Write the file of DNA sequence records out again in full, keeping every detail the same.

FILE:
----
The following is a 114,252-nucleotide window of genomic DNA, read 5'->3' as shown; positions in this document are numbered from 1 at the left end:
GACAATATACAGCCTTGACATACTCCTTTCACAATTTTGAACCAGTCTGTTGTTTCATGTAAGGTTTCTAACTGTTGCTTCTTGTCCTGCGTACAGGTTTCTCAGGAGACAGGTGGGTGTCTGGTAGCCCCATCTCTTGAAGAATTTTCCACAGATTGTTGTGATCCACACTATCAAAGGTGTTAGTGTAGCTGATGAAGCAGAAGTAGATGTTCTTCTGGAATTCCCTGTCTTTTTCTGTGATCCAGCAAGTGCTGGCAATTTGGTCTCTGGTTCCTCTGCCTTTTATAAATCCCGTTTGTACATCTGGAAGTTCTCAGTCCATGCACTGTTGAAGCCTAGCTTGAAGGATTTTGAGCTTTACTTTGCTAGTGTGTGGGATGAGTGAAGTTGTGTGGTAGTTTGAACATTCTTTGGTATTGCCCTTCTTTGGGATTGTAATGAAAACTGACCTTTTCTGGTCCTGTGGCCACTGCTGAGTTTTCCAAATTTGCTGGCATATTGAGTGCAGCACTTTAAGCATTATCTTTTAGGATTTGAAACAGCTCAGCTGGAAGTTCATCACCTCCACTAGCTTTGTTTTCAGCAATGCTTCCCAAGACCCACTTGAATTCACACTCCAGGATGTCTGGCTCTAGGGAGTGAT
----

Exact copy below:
The following is a 114,252-nucleotide window of genomic DNA, read 5'->3' as shown; positions in this document are numbered from 1 at the left end:
GACAATATACAGCCTTGACATACTCCTTTCACAATTTTGAACCAGTCTGTTGTTTCATGTAAGGTTTCTAACTGTTGCTTCTTGTCCTGCGTACAGGTTTCTCAGGAGACAGGTGGGTGTCTGGTAGCCCCATCTCTTGAAGAATTTTCCACAGATTGTTGTGATCCACACTATCAAAGGTGTTAGTGTAGCTGATGAAGCAGAAGTAGATGTTCTTCTGGAATTCCCTGTCTTTTTCTGTGATCCAGCAAGTGCTGGCAATTTGGTCTCTGGTTCCTCTGCCTTTTATAAATCCCGTTTGTACATCTGGAAGTTCTCAGTCCATGCACTGTTGAAGCCTAGCTTGAAGGATTTTGAGCTTTACTTTGCTAGTGTGTGGGATGAGTGAAGTTGTGTGGTAGTTTGAACATTCTTTGGTATTGCCCTTCTTTGGGATTGTAATGAAAACTGACCTTTTCTGGTCCTGTGGCCACTGCTGAGTTTTCCAAATTTGCTGGCATATTGAGTGCAGCACTTTAAGCATTATCTTTTAGGATTTGAAACAGCTCAGCTGGAAGTTCATCACCTCCACTAGCTTTGTTTTCAGCAATGCTTCCCAAGACCCACTTGAATTCACACTCCAGGATGTCTGGCTCTAGGGAGTGAT